The return of Bomber Command:)
German police to ignore WWII taunts
By ROY KAMMERER, Associated Press Writer Thu Jun 8, 4:08 PM ET
FRANKFURT, Germany - German police say they won't intervene if English soccer fans taunt their World Cup hosts on the streets with rowdy World War II songs.
British officials hope the 40,000 English followers expected here for Saturday's team opener against Paraguay won't start singing in the first place.
Hoping to prevent any trouble, Frankfurt's police chief and a British government minister on Thursday warned that a strong force of police — among them 80 uniformed British officers — was prepared if song showed signs of spiraling into violence.
"Our aim is that every fan will be happy here in Frankfurt," chief Achim Thiel said.
Vernon Coaker, British Home Office minister in charge of policing and security, said he wanted to persuade English fans not to sing the songs at all.
"It's about saying to people, 'Think about it'. We're not saying 'Ban it!'" he said. If the situation escalates, however, "eventually it could come to the point when you say, 'Sorry, you're arrested.'"
Hundreds of fans arriving early in Frankfurt for Saturday's game wasted no time in striking up their traditional songs at bars and in public squares, the most common of which recounts the British Air Force downing German bombers. The hope is that the locals will ignore them rather than react.
Although British police and security services say 95 percent of 3,500 known hooligans have surrendered their passports — a restriction imposed so they couldn't go to Germany — other fans will sing. Coaker accepts there could be a reaction from Germans.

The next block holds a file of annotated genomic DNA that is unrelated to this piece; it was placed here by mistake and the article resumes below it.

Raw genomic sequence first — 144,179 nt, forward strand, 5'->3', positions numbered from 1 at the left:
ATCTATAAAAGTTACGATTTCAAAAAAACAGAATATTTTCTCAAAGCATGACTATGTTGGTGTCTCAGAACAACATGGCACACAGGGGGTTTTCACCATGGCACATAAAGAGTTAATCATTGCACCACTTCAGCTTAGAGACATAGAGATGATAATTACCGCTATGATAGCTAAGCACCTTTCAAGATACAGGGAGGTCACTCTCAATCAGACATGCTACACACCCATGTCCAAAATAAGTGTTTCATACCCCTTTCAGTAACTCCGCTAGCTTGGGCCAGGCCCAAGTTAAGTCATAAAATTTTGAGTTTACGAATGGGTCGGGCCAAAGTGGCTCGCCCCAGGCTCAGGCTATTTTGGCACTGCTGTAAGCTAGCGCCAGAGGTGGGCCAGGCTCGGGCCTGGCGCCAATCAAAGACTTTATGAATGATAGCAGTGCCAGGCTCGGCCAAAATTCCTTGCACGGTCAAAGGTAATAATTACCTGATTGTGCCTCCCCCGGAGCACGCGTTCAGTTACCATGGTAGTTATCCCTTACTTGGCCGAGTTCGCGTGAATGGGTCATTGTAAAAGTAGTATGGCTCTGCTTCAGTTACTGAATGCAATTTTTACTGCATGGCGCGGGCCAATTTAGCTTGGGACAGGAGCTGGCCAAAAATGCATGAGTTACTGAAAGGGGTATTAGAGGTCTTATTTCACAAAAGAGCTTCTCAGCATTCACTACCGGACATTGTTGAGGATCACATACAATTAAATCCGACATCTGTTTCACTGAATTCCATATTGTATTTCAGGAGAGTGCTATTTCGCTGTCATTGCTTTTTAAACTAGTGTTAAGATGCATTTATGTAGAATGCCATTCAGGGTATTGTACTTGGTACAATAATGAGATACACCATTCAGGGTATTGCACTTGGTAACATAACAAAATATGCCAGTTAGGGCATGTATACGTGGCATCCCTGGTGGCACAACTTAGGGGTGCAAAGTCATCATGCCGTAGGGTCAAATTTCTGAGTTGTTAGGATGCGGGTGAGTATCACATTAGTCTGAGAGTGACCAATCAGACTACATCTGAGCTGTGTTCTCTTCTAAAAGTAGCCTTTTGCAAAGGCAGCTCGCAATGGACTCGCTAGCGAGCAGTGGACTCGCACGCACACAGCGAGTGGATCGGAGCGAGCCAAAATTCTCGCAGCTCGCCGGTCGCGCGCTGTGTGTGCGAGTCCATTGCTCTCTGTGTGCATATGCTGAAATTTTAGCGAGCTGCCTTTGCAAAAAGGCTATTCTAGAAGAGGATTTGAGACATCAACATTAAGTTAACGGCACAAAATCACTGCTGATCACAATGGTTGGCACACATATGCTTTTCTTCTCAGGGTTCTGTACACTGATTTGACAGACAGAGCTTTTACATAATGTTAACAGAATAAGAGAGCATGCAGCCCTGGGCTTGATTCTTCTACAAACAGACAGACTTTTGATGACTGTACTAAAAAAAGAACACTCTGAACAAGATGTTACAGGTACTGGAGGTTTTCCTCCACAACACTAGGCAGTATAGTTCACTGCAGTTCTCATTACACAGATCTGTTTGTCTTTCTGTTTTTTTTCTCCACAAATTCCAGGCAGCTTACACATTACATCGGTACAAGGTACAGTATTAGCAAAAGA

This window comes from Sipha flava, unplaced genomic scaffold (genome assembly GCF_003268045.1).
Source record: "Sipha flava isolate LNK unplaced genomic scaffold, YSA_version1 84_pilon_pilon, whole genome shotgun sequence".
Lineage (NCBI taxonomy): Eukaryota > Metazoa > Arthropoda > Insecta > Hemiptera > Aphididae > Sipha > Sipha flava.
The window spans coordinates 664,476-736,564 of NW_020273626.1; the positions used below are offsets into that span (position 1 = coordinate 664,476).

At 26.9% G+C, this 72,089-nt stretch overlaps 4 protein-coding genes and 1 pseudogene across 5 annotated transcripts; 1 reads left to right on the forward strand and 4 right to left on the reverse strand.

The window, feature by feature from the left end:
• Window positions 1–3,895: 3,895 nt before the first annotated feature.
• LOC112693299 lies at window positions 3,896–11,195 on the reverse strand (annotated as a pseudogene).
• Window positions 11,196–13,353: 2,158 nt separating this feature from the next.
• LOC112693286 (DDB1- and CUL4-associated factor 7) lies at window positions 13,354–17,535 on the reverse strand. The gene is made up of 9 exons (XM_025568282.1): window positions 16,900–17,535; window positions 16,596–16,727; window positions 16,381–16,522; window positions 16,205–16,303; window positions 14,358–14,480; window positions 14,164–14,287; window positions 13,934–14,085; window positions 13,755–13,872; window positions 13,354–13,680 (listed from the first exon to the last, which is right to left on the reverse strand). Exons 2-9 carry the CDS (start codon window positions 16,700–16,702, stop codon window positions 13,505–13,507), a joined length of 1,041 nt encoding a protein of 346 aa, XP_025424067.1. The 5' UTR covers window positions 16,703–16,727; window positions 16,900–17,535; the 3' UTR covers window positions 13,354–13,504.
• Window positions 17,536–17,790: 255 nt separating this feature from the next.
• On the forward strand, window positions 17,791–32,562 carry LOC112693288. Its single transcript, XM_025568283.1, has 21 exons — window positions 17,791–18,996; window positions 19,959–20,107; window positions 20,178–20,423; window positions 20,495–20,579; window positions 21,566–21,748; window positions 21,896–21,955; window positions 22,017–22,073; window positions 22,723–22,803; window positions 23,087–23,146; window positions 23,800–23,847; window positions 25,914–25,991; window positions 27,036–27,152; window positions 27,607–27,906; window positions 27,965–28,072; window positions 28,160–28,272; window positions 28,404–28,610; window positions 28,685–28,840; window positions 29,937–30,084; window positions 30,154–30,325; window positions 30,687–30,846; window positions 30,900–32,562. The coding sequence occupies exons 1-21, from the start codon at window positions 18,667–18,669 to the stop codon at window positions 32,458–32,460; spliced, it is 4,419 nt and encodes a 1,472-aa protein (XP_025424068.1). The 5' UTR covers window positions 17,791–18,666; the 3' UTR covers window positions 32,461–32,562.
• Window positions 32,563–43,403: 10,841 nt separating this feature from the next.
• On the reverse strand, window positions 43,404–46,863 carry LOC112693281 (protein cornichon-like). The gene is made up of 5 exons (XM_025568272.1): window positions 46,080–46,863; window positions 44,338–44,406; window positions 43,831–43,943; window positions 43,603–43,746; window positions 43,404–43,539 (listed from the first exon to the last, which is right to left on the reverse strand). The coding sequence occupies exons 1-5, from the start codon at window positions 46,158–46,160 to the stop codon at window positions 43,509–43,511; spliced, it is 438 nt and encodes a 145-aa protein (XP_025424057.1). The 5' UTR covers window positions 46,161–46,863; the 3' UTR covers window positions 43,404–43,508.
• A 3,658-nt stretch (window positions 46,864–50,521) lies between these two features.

Coaker said the British police had done everything possible to stop troublemakers getting to Germany. It's up to those fans traveling to the World Cup to respect German laws when they go to England's opener against Paraguay and later first-round games against Trinidad and Tobago in Nuremberg and against Sweden in Cologne.
"The message of the (British) government is for people to recognize where fun may start to cause offense," he said. "The (police) and I have talked about this and want them to think about where they may cross the line."
Of the expected 40,000 England fans arriving in Frankfurt, only 10,000 will have tickets to Saturday's game. While some are expected to troll the black market, Frankfurt Mayor Petra Roth said the ticketless fans can watch the game on giant video screens floating on the River Main from a fan park with a capacity of 30,000 spectators.
The English may be annoying, but the days of mass violence are long over. Known hooligans are kept off the continent for big matches, MI-5 and Special Branch track them, along with the BND. When ignorant Americans talk about soccer riots, they're talking about 20 years ago. European football is hardly problem free, but people need to understand that this has been treated as a major security problem and European police forces have been working together since 2002 to make sure the World Cup is safe and fun.
A good example is Euro 2004, where Greek and Portuguese fans partied together in the streets of Lisbon. That is far more common than the kind of violence once seen to be killing soocer.
Does that mean there won't be some barfights? No. But they rioted in Montreal after they won the Stanley Cup, so some violence is possible. Few people are talking about how civil wars are stopping for the World Cup, something no other sporting event has accomplished. That matters more than some drunk Brits recalling the glory days of 1940.
But I posted this to show exactly how the Europeans are dealing with this issue, and they are, and they have worked hard at doing it.
posted by Steve @ 12:16:00 AM